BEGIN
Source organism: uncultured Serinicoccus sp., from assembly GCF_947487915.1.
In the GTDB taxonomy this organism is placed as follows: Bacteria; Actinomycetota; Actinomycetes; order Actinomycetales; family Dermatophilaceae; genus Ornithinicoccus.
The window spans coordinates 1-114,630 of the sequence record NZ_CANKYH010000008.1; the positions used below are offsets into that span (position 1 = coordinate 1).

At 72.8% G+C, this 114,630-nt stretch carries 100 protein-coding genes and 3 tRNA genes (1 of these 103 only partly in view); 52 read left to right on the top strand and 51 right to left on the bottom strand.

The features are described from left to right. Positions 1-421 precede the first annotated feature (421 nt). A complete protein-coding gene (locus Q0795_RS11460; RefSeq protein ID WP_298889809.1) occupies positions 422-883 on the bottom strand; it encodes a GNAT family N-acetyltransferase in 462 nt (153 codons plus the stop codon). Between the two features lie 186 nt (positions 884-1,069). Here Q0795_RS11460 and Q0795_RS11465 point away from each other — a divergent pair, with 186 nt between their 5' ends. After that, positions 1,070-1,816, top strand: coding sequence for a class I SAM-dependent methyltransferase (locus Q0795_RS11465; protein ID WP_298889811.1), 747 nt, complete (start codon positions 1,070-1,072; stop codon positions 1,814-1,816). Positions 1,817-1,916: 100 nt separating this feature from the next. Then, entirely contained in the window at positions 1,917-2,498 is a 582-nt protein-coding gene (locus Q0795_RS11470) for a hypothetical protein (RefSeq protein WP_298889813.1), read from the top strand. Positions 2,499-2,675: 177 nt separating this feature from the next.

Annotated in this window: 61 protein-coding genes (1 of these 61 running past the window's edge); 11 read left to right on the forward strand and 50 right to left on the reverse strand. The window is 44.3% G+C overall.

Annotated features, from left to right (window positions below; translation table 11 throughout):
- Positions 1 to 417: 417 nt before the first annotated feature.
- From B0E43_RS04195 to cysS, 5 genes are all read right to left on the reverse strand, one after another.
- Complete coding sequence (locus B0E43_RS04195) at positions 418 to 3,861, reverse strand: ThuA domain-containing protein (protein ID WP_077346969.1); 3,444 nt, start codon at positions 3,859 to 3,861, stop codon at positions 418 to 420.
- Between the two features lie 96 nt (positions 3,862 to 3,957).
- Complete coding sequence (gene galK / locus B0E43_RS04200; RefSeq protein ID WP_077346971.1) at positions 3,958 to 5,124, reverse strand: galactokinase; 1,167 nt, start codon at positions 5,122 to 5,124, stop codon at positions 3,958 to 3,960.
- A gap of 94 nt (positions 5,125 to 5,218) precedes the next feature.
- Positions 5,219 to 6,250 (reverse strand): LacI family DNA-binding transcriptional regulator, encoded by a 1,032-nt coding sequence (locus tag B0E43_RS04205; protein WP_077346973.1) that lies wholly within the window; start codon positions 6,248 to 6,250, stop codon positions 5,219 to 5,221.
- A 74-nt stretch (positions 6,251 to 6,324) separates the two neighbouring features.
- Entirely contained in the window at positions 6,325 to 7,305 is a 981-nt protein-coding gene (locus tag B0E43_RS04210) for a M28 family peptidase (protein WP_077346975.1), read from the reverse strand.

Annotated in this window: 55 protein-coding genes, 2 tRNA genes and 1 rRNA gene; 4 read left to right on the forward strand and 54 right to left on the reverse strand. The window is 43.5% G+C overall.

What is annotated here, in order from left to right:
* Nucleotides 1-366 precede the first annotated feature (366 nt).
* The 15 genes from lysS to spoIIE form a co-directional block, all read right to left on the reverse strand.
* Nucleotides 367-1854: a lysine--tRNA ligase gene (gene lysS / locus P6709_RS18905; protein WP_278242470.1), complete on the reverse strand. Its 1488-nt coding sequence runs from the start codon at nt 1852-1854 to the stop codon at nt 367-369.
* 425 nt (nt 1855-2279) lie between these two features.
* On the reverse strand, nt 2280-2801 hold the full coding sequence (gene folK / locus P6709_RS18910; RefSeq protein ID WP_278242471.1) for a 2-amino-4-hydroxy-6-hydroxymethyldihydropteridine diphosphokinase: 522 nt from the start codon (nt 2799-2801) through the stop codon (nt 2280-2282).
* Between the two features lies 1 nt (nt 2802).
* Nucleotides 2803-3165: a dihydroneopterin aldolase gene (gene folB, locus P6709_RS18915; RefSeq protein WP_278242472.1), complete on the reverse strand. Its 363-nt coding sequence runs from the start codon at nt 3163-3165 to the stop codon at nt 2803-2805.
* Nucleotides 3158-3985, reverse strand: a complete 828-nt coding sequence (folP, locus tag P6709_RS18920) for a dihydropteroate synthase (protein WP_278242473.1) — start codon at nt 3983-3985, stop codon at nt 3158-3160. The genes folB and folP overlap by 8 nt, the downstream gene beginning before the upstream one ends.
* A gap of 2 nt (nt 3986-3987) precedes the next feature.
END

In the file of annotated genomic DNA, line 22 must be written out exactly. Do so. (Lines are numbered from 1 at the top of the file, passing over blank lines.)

* 425 nt (nt 1855-2279) lie between these two features.